10 Canadian Slang Terms Explained

It’s often said that Great Britain and the United States are two countries separated by a common language. The same applies to the United States and Canada, especially when it comes to slang. While Canadians are typically chided aboot their accents and for saying “eh?”, Canadian slang is largely unheard of south of the border. So, dear Americans, here are a few of the most common slang words that will have you speaking Canuck in no time.


The term is found mainly in the Maritime provinces of Atlantic Canada and in parts of Ontario, and is used to describe unemployment insurance or social assistance. The origin of pogey in Canadian usage is somewhat unclear, although some have suggested it was a general North American term in the late 19th century meaning workhouse or poorhouse.

Usage: “I’m taking the winter off and going on pogey!”



A wool knit cap commonly worn in winter. The Canadian sense of the word originated in the late 1800s during the French fur trade with indigenous people in Quebec and parts of western Canada. But today, toque is commonly used throughout the country. Note that a toque in Canada is not be confused with that tall white chef’s hat, which is called a toque blanche.

Usage: “It’s really cold out there! Don’t forget to wear your toque!”


The loonie is the gold-colored one-dollar coin that features a loon on one side and Queen Elizabeth II on the other. It was introduced in 1987 and replaced the one-dollar bill, which is no longer in circulation. The two-dollar coin came into circulation in 1996, and usually features a polar bear on the side not bearing the likeness of the Queen. It was named a twoonie after the loonie—because if something works, why not just go with it?

Usage: “Do you have change for a twoonie?”

“Sorry, I only have a loonie on me.”


To give it all you’ve got, to go above and beyond what was expected, or to go really, really fast. The word seems to be found in central and western regions of Canada such as Manitoba, Saskatchewan, and Alberta. The term was also popularized in the 2002 move Fubar, which was set in Alberta:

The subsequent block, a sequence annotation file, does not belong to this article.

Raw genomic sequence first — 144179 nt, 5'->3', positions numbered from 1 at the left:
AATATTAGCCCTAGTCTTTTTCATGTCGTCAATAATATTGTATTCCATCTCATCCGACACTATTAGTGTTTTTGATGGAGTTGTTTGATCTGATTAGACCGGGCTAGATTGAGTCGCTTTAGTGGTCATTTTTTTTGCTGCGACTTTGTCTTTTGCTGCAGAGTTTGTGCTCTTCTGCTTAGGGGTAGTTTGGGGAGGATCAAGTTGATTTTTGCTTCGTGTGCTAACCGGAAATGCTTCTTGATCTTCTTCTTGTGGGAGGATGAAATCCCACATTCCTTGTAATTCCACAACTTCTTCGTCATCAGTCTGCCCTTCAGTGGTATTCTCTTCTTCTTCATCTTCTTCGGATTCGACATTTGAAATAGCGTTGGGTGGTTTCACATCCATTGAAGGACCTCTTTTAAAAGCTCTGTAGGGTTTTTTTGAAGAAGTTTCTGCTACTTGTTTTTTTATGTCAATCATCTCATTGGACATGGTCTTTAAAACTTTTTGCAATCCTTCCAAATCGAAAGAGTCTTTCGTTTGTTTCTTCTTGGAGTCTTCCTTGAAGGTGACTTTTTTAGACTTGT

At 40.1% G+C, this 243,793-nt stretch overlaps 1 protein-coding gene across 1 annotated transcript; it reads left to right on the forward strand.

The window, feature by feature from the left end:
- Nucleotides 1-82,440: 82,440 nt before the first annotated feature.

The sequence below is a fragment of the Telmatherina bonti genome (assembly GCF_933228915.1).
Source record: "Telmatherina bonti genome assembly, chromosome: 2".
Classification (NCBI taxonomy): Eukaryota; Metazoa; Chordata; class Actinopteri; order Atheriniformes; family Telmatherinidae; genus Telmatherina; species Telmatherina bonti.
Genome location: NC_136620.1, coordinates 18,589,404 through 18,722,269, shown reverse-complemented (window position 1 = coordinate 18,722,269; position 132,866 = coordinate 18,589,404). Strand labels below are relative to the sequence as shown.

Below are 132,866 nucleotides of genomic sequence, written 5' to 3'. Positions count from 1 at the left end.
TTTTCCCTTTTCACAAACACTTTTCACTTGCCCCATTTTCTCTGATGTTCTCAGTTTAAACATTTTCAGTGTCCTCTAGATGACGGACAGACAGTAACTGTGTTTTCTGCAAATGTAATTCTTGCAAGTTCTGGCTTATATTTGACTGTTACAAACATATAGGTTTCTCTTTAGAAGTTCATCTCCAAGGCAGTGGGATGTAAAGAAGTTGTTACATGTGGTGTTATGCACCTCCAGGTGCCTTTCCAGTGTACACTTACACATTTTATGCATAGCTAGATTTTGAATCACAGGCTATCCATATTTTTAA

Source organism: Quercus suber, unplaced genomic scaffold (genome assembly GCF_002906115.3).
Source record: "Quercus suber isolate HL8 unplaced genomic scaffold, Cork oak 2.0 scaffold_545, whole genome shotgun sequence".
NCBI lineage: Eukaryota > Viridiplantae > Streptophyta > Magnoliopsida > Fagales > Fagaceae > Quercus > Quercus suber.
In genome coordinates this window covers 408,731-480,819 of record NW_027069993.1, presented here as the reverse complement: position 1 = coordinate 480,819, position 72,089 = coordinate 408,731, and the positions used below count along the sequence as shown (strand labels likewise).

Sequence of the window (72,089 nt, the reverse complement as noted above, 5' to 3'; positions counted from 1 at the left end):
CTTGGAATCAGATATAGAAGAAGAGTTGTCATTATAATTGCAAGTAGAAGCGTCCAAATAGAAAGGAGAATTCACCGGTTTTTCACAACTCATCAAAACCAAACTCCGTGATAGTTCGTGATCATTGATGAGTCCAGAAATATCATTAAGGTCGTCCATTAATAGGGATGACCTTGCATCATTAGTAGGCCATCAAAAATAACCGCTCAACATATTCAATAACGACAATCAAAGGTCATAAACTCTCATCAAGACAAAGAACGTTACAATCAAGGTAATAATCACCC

Farrel Mitchener: “Can you maybe explain given’r? What exactly does that mean?”
Dean Murdoch: “Give’r. You just go out and you give’r. You keep working hard.”


If you ever get a caffeine fix north of the border and find yourself in line at “Timmies” (slang for popular coffee chain Tim Horton’s), don’t be surprised if you hear someone order a double-double (or even a triple-triple). Not to be confused with a burger from the California chain In-N-Out Burger, a double-double is Canadian slang for coffee with two creams and two teaspoons of sugar. In fact, it’s so common people often order double-doubles at non-Timmies cafes as well.


This term is largely used in Manitoba and parts of Ontario, as well as elsewhere in the country, to describe what Americans call a bachelorette party. The term “stag night” (for bachelor party) originated in the U.K., with “hen night” used to describe the party for the bride and her friends. Apparently, Canadians avoided the term “hen” and preferred to add the “ette” on the end of “stag” to give it a slightly French feel.


A “booter” is when you step into a puddle or snow bank deep enough that the water flows into your boot (or shoe). Canadians are well-versed in this term (often found in western parts of the country), which is especially used during a heavy snowfall or a slow spring melt. The cold water creeping into your boots from the top and submerging your socks is an uncomfortable memory that can haunt a person for years.

Usage: “Hey watch out for that giant puddle, I just got a booter!”


Grad is akin to the Canadian version of “prom,” but with fewer formalities involved. Some high schools may have a “grad week” complete with activities, but the actual grad involves the cap and gown ceremony in the morning followed by a formal dinner and dance. Unlike prom, there is usually no “Grad King or Queen” crowned at the end of the night.


Barb, Flickr // CC BY-NC-ND 2.0

May two-four is Canadian slang for Victoria Day, the Monday of a long weekend honoring Queen Victoria’s birthday on May 24. The use of May two-four rather than saying the twenty-fourth is an inside joke referring to what Canadians call a flat, or 24 bottles of beer. The May long weekend signals the first signs of summer, which Canadians get very excited about. They often head to a cottage or cabin armed with a two-four of beer, as well as an arsenal of mosquito spray and mouse traps.


Similar to a two-four, Canadians have their own way to describe certain sizes of hard alcohol. A mickey refers to a 375ml (we’re metric, remember) bottle of alcohol, such as rum, vodka, or Canadian rye whiskey. Despite the name, a Texas mickey is 100 percent Canadian. It’s an oversized 3 liter bottle of alcohol commonly found at university house parties (similar to college frat parties in the U.S.) and comes with a pump you attach at the top. Once finished, the Texas mickey bottle is often put on display, so all your house-mates can admire the cause of your liver damage.

Original article published here: Mental Floss